A Saudi newspaper quoted unnamed Afghan and Pakistani sources as saying that Al-Qaeda leader Ayman Al-Zawahiri had recently passed away.
The Saudi Arab News newspaper published a report confirming that Al-Zawahiri died in Ghazni province about a month ago.
The newspaper, quoting unidentified Pakistani security sources, said that it had information that Al-Zawahiri was ill, but could not confirm his death.
As it was stated in the newspaper news that none of the American authorities had confirmed its knowledge of the news of the death of Al-Zawahiri, which the newspaper spoke about.
The author of the report recounted that he had contacted a former al-Qaeda translator and told him that Al-Zawahiri had died in Ghazni province a month ago.
It is interesting that the author of the report did not mention the name of the translator or the names of Afghan and Pakistani security officials, about whom he narrated matters that did not confirm the news.
He sufficed by saying that his sources had spoken to him informally "because they are not authorized to speak to the media."
The report stated that "Al-Zawahiri, 69, last appeared in a video message on the anniversary of the September 11 attacks in the United States this year."
According to a United Nations report on the activities of terrorist groups from around the world released last July, “Al-Qaeda was operating secretly in 12 Afghan provinces, and its leader, Al-Zawahiri, remained stationed in Afghanistan.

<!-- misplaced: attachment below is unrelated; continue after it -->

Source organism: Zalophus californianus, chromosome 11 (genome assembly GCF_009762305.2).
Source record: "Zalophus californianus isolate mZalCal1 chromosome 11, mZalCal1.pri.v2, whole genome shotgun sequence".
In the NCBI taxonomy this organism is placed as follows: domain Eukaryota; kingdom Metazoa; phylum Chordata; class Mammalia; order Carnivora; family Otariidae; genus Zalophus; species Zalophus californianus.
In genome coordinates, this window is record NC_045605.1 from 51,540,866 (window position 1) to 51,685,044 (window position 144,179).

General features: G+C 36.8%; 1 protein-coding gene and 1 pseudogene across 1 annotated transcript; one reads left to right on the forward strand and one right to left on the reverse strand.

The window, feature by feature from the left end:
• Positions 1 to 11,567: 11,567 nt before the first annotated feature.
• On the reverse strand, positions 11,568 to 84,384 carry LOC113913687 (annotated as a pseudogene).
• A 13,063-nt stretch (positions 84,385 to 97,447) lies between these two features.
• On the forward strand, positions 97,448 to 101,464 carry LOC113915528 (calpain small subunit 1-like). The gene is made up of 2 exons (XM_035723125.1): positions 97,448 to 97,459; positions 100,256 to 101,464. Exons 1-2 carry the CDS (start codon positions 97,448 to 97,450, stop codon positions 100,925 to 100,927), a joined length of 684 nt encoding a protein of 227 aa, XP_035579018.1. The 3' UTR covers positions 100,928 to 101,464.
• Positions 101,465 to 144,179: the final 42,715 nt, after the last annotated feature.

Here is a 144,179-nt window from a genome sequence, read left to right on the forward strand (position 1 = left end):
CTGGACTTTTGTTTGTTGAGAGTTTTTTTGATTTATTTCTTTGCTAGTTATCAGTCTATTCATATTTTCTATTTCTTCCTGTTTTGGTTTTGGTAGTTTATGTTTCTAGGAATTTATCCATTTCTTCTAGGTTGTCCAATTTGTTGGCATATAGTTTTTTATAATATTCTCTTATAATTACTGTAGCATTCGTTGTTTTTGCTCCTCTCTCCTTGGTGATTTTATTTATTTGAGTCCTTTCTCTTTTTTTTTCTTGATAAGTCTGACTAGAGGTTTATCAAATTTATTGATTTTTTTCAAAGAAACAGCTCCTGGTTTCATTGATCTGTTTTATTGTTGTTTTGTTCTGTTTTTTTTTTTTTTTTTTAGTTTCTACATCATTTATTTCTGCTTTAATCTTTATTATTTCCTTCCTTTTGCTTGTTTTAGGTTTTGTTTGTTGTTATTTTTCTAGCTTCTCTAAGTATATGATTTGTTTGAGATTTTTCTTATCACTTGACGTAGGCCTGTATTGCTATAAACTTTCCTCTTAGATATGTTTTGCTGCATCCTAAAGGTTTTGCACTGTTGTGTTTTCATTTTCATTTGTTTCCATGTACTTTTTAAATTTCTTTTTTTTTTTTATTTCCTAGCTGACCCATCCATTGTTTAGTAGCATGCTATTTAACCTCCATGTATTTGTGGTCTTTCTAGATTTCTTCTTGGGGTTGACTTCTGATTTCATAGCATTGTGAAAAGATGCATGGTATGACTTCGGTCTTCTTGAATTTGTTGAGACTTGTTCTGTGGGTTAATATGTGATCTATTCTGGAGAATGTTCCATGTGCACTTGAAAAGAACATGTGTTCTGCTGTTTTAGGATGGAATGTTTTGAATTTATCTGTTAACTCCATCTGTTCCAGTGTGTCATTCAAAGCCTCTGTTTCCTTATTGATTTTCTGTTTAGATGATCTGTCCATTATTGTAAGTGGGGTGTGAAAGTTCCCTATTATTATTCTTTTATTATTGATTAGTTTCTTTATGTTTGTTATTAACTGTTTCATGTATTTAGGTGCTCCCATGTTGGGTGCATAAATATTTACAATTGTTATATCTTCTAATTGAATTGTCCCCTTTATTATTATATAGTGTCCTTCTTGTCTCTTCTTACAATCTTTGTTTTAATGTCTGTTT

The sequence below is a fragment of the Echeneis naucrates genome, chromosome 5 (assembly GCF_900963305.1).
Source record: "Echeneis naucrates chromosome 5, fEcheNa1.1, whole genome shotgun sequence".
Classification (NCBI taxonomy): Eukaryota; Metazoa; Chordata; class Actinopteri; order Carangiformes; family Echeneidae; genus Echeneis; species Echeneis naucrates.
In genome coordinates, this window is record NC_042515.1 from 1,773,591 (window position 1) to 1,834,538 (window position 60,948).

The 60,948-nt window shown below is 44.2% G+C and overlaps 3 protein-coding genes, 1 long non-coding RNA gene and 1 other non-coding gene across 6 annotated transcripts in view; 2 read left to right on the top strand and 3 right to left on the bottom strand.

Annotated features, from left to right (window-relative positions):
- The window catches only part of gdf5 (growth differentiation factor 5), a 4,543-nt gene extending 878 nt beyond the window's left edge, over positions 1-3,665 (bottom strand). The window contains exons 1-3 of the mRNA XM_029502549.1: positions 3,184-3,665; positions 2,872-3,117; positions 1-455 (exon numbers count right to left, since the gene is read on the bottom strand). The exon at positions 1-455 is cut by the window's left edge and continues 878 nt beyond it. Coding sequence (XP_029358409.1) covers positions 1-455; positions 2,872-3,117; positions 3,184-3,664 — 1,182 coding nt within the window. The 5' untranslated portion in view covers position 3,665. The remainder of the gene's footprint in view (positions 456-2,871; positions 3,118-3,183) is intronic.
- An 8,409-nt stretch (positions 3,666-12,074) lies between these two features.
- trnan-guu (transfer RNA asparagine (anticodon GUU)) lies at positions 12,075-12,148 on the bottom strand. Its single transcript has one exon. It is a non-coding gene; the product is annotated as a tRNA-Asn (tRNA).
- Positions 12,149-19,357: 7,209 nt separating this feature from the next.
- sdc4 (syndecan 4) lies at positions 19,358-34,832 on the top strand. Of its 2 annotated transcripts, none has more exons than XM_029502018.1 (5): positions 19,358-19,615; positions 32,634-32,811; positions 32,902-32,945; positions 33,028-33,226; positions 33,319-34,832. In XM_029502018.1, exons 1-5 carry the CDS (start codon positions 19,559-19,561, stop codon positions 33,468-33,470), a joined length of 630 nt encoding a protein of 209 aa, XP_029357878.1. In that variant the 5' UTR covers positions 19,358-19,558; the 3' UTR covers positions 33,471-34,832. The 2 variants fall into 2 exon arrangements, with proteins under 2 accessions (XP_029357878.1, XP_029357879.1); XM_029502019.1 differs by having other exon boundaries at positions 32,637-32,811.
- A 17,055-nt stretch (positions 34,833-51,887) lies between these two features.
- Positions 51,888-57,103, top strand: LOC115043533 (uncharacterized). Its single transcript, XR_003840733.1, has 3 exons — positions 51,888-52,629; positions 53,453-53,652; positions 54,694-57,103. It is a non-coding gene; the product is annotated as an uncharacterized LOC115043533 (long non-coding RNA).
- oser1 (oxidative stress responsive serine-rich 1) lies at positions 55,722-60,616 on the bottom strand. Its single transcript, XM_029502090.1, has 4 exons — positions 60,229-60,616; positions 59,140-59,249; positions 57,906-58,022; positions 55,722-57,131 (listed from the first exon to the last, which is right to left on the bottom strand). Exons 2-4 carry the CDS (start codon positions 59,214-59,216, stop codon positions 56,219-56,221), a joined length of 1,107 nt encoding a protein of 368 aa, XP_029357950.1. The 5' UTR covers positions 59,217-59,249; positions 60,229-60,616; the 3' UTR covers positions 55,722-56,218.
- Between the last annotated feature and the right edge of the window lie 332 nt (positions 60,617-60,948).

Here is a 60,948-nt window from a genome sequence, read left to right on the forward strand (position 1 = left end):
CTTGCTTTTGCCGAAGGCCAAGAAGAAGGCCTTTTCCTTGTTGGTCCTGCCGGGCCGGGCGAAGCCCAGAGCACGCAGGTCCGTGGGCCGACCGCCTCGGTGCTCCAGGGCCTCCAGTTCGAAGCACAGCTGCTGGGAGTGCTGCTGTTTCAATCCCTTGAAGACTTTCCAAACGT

The United Nations estimated the total number of Al Qaeda fighters in Afghanistan between 400 and 600.
The newspaper pointed out, "If this development is confirmed, it is likely to create a deep void in the leadership within the base, where recently at least two senior leaders were killed who could have been in the line to replace him."
"The New York Times" reported last week that "the second man in Al Qaeda, accused of helping orchestrating the 1998 bombings of two American embassies in Africa, was killed in Iran last August by Israeli agents acting on the orders of the United States."
The newspaper quoted intelligence officials, "Abdullah Ahmed Abdullah, who was called the nom de guerre (Abu Muhammad al-Masry), was shot dead by two men on a motorcycle in the streets of Tehran last August."
Last October, Afghan security forces killed Abu Mohsen Al-Masry, another person on the FBI's list, while the Afghan government announced this month that it had killed "another prominent leader in al-Qaeda."